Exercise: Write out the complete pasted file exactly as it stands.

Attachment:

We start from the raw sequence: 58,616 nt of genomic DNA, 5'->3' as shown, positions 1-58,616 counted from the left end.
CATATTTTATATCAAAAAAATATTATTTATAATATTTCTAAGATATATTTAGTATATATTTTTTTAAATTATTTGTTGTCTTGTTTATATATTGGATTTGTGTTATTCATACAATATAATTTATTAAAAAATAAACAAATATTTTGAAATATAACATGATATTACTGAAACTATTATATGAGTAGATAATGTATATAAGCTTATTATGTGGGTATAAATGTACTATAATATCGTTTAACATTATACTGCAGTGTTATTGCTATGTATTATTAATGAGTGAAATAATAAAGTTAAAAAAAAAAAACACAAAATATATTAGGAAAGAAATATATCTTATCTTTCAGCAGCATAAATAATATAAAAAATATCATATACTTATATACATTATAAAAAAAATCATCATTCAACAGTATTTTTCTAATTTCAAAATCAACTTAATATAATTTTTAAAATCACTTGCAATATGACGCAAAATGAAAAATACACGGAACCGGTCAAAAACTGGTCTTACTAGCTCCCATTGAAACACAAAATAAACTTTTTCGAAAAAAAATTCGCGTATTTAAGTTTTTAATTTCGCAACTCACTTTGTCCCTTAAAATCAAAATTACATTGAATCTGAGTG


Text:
We start from the raw sequence: 58,616 nt of genomic DNA, 5'->3' as shown, positions 1-58,616 counted from the left end.
CATATTTTATATCAAAAAAATATTATTTATAATATTTCTAAGATATATTTAGTATATATTTTTTTAAATTATTTGTTGTCTTGTTTATATATTGGATTTGTGTTATTCATACAATATAATTTATTAAAAAATAAACAAATATTTTGAAATATAACATGATATTACTGAAACTATTATATGAGTAGATAATGTATATAAGCTTATTATGTGGGTATAAATGTACTATAATATCGTTTAACATTATACTGCAGTGTTATTGCTATGTATTATTAATGAGTGAAATAATAAAGTTAAAAAAAAAAAACACAAAATATATTAGGAAAGAAATATATCTTATCTTTCAGCAGCATAAATAATATAAAAAATATCATATACTTATATACATTATAAAAAAAATCATCATTCAACAGTATTTTTCTAATTTCAAAATCAACTTAATATAATTTTTAAAATCACTTGCAATATGACGCAAAATGAAAAATACACGGAACCGGTCAAAAACTGGTCTTACTAGCTCCCATTGAAACACAAAATAAACTTTTTCGAAAAAAAATTCGCGTATTTAAGTTTTTAATTTCGCAACTCACTTTGTCCCTTAAAATCAAAATTACATTGAATCTGAGTG